The construction industry has a major influence on every Australian. It provides the homes in which we live, the places in which most of us work and play, our schools and hospitals, and the infrastructure such as roads, water and electricity supply, and telecommunications, essential for our day-to-day living. A number of other parts of the Australian economy are also closely linked to the construction industry and its activities. These include in particular, parts of the manufacturing, wholesale and retail trade, and finance industries, in supplying components, fittings and furnishings, and in financing construction. Parts of the professional services industry - such as the architectural and engineering professions - are also closely linked to the construction industry.
In 2000-01, the construction industry contributed 4.6% to the gross product of all industries, as measured by production-based gross domestic product (GDP) (chain volume measures). This was significantly lower than its contribution in recent years (5.6% in 1998-99, 5.7% in 1999-2000), and reflects the downturn that occurred in the industry after the introduction of The New Tax System in July 2000. Following its introduction, the construction industry contracted sharply, contributing significantly to a negative GDP result for the December quarter 2000.
In May 2001 the industry employed 668,000 people, either as employees or as self-employed contractors. This represented 7.0% of the employment in all industries.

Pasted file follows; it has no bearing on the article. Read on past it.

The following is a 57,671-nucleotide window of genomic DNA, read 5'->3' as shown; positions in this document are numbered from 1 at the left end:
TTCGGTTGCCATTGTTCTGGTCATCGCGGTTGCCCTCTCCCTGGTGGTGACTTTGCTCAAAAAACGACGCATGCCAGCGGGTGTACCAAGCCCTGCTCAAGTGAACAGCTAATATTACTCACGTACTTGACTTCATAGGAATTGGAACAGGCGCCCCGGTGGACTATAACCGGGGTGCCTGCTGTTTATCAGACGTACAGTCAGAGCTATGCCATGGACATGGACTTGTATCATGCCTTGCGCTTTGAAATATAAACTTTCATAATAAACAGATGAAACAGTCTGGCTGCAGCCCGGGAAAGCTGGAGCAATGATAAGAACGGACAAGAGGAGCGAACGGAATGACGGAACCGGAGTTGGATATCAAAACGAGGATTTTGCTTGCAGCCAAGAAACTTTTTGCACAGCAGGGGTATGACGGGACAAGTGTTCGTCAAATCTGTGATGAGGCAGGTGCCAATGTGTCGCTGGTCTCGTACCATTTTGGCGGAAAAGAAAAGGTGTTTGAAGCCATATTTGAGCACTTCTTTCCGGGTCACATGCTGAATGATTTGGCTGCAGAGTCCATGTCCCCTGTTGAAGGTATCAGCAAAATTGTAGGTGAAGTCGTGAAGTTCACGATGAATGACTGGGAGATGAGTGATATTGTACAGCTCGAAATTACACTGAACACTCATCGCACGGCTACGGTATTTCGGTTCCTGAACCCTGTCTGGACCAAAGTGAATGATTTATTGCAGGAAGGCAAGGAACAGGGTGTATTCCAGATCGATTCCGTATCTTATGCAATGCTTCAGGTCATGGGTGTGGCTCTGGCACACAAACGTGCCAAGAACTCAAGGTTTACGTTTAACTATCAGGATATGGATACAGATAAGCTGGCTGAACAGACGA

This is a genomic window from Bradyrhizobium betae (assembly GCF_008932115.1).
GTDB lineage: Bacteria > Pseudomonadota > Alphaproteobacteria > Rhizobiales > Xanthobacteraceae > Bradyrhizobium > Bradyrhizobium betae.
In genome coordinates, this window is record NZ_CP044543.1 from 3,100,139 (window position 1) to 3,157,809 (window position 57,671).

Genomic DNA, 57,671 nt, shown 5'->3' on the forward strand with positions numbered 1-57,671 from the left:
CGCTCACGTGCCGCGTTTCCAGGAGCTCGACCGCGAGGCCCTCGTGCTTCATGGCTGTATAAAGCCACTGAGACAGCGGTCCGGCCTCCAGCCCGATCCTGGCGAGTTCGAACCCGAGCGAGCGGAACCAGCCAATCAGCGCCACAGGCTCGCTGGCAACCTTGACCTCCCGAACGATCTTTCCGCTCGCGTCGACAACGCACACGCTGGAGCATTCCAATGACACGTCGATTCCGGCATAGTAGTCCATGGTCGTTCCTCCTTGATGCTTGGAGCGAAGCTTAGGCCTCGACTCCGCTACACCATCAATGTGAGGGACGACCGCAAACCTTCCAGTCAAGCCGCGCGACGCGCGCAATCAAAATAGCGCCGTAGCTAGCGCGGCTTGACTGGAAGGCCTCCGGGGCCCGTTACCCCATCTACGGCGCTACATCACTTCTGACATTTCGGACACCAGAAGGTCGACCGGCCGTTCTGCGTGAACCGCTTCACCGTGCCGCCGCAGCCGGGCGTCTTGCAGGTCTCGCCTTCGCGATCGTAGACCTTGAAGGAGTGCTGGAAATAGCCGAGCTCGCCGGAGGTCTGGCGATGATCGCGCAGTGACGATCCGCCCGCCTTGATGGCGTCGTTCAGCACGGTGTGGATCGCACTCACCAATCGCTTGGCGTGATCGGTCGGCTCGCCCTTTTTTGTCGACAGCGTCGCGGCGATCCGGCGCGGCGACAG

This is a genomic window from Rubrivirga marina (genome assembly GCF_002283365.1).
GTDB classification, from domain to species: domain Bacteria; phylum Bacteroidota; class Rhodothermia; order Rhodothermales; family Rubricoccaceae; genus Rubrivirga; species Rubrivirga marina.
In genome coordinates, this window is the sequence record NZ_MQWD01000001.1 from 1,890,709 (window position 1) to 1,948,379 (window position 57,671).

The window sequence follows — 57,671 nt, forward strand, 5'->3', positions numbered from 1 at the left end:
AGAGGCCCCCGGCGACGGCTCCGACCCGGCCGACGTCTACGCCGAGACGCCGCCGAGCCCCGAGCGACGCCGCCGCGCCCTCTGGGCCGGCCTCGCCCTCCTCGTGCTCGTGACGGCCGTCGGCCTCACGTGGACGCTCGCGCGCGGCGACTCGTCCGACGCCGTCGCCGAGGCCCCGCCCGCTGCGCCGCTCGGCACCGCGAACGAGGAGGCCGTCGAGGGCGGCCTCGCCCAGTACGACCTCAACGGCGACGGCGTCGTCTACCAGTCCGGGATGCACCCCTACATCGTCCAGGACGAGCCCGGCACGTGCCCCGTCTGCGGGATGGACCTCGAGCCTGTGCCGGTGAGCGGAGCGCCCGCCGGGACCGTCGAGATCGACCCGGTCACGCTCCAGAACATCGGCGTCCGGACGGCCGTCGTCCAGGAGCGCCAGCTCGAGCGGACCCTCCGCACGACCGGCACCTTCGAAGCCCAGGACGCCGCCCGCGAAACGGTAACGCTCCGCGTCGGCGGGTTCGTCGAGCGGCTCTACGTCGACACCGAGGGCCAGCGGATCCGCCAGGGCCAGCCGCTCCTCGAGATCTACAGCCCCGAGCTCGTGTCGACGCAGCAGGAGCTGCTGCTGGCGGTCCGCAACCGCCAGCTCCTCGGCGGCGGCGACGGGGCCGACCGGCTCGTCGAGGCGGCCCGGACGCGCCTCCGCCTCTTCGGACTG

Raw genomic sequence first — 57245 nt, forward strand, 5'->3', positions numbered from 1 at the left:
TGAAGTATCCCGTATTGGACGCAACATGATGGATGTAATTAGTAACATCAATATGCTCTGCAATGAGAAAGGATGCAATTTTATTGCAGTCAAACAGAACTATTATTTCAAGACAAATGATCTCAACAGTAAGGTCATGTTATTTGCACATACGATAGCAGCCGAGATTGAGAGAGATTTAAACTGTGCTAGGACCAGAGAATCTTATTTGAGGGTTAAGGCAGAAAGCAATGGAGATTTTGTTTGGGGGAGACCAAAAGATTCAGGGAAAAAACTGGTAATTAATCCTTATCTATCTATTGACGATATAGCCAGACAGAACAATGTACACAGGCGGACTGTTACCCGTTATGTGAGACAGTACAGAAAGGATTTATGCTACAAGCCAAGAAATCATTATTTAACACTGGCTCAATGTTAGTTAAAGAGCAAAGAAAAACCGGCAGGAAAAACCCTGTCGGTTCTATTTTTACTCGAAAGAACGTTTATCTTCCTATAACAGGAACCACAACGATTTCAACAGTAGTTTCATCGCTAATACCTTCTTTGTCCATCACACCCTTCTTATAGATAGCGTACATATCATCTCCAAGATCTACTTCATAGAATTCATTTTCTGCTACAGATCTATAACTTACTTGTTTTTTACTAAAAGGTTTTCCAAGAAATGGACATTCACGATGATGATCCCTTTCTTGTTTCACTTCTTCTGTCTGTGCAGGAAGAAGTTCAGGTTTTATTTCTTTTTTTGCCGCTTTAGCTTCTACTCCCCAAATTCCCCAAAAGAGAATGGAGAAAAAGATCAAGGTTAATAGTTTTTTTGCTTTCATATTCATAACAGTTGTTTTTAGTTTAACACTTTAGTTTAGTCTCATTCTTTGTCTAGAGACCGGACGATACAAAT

As an integral component of the Australian economy, being directly affected by most macroeconomic decisions, the Australian construction industry is of significant importance to policy makers. The industry's relationship with interest rates and tax reform, combined with its sizeable contribution to GDP, ensures that issues within the sector are given significant attention by financial markets, policy makers and planners at all levels. This importance is illustrated by the Commonwealth Government's implementation of the extended First Home Owners Grant (FHOG) in February 2001 in response to the significant downturn in the industry.
The construction industry engages in three broad areas of activity: residential building (houses, flats, etc.), non-residential building (offices, shops, hotels, etc.), and engineering construction (roads, bridges, water and sewerage, etc.). Construction activity is undertaken by both the private and public sectors in Australia. The private sector is engaged in all three categories of construction, and plays the major role in residential and other building activity. The public sector plays a key role in initiating and undertaking engineering construction activity, and building activity relating to health and education.